Ask Greg: Ridge and Furrow

Archaeologists spend a lot of time recording ridge and furrow. What is interesting about it?

Greg Speed
Written by:

Greg Speed

November 18, 2019
Project Officer

at Ecus

(Sometimes), quite a lot!

Ridge and furrow, the pattern of parallel ridges and depressions formed by medieval ploughing, survives best in the midland and northern counties of England where arable land was subsequently laid to pasture and has not been ploughed since. In some of these locations, ridge and furrow is one of the commonest features on archaeological sites/landscapes, probably only outnumbered by ‘undated pit/posthole’ in fieldwork reports. It is usually the cause of the stripy results seen in many geophysical surveys and, much to the chagrin of archaeologists, often also a stripy effect on the archaeology beneath, with earlier evidence only surviving in narrow strips between the furrows! However, the ridge and furrow can sometimes tell us a great deal both about the period in which it was used and the landscape in which it was created. Here are a few examples, with apologies to landscape archaeologists!

Ridge and furrow can be an indicator of past climate and changing settlement patterns. In northern England, much of the best earthwork ridge and furrow survives on the sides of the Yorkshire Dales, interspersed with well-preserved farmstead sites. These often lie above the modern limit of arable cultivation, and demonstrate that the climate during much of the medieval period was warmer than it is now and that the uplands were once more heavily populated. Global warming may mean that some of these archaeological remains will be threatened in the future as fields at higher elevations are brought back into cultivation.

Apart from being an indicator of medieval rural settlement patterns, ridge and furrow can give us insights into the top-down organisation of contemporary rural society. The classic medieval ‘open field’ agricultural system, where serfs were allocated strips to cultivate within a larger area of ridge and furrow, required oversight and planning. Initially, the landowner had to decide to allocate a large area to this system, and, incidentally, to halt whatever was currently happening on that land. A probable example of this process was recorded at Leeming in North Yorkshire during the upgrading of the A1 in 2009–10. Ecus Archaeology’s excavation at Mill Lane recorded a few truncated pits, postholes and slots, and a square enclosure possibly related to stock-handling. The features represented a small agricultural settlement dated to the later 11th or 12th century, one which was possibly dependent to some extent upon a dairy-based economy. By the 13th century, the settlement had apparently ‘disappeared’, replaced by ridge and furrow divided by ditches into strip fields, with some of the ditches cutting through the settlement remains. Had the earlier occupants been evicted? Interestingly, the first documentary evidence for the nearby settlement at Leeming is at the start of the 13th century. Perhaps the landowner had decided to centralise his serfs in one settlement and intensify agricultural production on the freed-up land.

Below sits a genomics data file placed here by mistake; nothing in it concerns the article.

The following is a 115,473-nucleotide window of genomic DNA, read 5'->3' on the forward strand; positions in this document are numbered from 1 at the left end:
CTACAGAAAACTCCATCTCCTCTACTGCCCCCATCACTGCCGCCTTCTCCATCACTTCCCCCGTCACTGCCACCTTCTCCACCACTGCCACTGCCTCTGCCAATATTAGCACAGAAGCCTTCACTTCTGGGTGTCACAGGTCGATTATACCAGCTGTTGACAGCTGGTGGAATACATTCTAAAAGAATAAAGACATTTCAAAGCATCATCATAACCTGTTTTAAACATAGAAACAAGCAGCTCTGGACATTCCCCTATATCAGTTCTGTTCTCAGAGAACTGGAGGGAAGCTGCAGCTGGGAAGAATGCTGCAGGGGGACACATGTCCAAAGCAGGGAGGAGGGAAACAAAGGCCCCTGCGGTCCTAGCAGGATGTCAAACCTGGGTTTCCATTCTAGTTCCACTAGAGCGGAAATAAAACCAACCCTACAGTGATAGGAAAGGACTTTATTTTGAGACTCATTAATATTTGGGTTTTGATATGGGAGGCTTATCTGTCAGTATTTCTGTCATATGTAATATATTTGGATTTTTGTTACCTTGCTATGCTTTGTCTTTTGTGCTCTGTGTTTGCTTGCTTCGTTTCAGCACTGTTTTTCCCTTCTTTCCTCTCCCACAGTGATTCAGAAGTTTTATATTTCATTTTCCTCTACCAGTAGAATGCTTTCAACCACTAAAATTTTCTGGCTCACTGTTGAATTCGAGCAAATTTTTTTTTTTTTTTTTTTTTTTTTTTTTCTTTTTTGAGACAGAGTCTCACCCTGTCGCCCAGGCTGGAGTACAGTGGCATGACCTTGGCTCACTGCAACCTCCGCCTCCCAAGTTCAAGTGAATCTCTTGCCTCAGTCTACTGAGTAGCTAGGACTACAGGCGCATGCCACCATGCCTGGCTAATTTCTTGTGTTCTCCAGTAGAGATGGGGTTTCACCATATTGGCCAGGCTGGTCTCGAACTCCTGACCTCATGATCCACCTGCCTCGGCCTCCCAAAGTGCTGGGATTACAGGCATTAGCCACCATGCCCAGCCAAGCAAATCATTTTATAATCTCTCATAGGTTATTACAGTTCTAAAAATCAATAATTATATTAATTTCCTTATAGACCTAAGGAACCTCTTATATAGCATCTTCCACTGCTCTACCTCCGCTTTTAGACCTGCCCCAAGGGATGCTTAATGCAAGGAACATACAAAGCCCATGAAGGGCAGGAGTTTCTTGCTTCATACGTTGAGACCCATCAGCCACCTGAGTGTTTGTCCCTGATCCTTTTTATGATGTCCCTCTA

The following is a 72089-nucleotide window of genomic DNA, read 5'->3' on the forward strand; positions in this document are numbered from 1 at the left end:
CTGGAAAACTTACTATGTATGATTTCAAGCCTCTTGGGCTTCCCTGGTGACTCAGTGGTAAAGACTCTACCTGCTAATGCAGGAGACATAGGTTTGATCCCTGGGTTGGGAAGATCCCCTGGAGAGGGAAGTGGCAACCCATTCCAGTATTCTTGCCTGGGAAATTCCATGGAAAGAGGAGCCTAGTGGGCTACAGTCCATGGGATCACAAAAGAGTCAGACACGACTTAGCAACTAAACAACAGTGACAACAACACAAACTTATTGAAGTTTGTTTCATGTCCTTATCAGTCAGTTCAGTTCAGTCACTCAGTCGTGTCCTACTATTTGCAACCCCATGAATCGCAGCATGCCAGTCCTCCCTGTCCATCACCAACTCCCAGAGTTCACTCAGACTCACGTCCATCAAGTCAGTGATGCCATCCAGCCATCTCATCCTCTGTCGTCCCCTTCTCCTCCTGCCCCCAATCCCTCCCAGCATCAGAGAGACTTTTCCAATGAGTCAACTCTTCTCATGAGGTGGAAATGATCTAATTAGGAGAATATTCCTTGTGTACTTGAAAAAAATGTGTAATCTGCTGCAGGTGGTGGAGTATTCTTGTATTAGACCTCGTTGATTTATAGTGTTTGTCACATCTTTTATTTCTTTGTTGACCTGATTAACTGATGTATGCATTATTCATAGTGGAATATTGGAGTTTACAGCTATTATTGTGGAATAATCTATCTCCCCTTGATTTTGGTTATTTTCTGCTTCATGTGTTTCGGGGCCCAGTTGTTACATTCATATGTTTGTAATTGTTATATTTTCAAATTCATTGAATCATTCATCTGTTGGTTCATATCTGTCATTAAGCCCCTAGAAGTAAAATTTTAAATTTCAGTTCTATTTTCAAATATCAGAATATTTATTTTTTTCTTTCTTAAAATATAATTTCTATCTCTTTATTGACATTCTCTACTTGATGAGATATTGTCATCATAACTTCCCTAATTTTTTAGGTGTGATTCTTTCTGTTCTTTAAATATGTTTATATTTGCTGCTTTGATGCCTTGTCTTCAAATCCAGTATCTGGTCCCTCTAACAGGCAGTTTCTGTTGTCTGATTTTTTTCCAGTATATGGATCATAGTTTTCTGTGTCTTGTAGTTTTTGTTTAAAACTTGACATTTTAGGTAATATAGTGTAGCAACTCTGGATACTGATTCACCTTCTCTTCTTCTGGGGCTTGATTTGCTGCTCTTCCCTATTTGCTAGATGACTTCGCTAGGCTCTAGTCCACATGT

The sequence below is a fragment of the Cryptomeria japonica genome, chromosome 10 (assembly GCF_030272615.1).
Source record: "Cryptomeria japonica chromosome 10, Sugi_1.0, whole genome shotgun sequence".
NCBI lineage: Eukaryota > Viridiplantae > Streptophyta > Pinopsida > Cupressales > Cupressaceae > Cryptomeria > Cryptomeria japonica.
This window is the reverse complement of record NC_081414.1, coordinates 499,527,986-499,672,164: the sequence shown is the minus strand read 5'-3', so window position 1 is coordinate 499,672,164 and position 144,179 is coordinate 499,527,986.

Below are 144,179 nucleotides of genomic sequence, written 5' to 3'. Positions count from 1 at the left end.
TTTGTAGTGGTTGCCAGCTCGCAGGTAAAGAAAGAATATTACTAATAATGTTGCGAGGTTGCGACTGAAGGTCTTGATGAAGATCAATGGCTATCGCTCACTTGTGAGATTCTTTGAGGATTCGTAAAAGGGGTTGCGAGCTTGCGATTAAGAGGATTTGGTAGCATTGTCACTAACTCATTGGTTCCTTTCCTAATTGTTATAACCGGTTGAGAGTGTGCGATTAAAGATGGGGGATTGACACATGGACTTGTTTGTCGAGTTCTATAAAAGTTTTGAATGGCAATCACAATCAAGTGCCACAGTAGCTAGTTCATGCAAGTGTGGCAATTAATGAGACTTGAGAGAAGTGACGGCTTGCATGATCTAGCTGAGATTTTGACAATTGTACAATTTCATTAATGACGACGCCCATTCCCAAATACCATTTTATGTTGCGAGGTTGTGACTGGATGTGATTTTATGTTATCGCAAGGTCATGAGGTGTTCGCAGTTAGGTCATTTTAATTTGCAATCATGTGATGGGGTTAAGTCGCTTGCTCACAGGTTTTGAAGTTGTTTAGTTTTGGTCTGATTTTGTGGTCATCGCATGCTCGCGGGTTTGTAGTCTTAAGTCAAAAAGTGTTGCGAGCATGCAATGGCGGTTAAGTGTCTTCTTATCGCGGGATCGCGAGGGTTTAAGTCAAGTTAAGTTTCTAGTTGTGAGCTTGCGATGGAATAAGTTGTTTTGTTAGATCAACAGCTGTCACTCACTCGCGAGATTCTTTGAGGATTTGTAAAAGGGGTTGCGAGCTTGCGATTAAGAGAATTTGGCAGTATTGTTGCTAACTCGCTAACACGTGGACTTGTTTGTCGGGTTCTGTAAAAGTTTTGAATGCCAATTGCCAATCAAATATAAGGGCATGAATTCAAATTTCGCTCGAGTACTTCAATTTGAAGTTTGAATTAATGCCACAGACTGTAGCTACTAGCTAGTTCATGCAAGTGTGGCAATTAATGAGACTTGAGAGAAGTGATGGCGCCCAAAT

Ridge and furrow field

Any communal farming endeavour, historically, is by its nature conservative, and it takes something significant to cause significant change. What, then, of the ridge and furrow Ecus Archaeology recorded in one of the fields crossed by the Cowpen Bewley to Warden Law Pipeline. Well-defined earthwork ridges ran from north-east to south-west. Rather to our surprise, stripping the ridges off revealed underlying furrows cut into the subsoil from north-west to south-east! It can be imagined that, at some point, someone with enough authority had decided that generations of farmers had been doing it wrong and had told them to sort it out. I’d love to go back in time and listen to that conversation!

Ridge and furrow can occasionally tell us about other, earlier archaeological features. The furrows usually cut into the natural subsoil, but they sometimes run over earlier earthworks. A result of this is that, as the furrow bases rose they were no longer cut into the subsoil, but only into the make-up of the earlier earthwork. Fast-forward to the 21st century, where modern agriculture has levelled everything above the subsoil, and what we see remaining is a gap in the furrow where it once rose over the earthwork. This can be strong evidence (often the only evidence) for the former existence of the earlier feature. Ecus Archaeology recorded an example of this phenomenon at Osset in West Yorkshire, where furrows (in this case cutting bedrock) ran either side of an Early Bronze Age ring ditch, but not across its interior, indicating that the central burials had originally been covered by a mound. A similar effect was recorded at the Late Bronze Age funerary site excavated at Bowbridge Lane by the A1 Leeming to Barton Improvement scheme (Speed and Holst, 2018).

Apart from its physical remains, medieval ridge and furrow cultivation continues to shape the modern rural landscape, particularly around older villages. In much of England and Wales, the modern field layout is generally a product of the multitudinous Enclosure Acts that were passed between the early 17th and mid-19th centuries. However, many of these ‘modern’ fields are amalgamations of medieval strip-fields, where the internal boundaries have been removed for large-scale mechanised farming. The strip fields often preserved the classic ‘reverse-S’ shape of the furrows, so slightly sinuous sections of modern field boundaries are often a memory of this.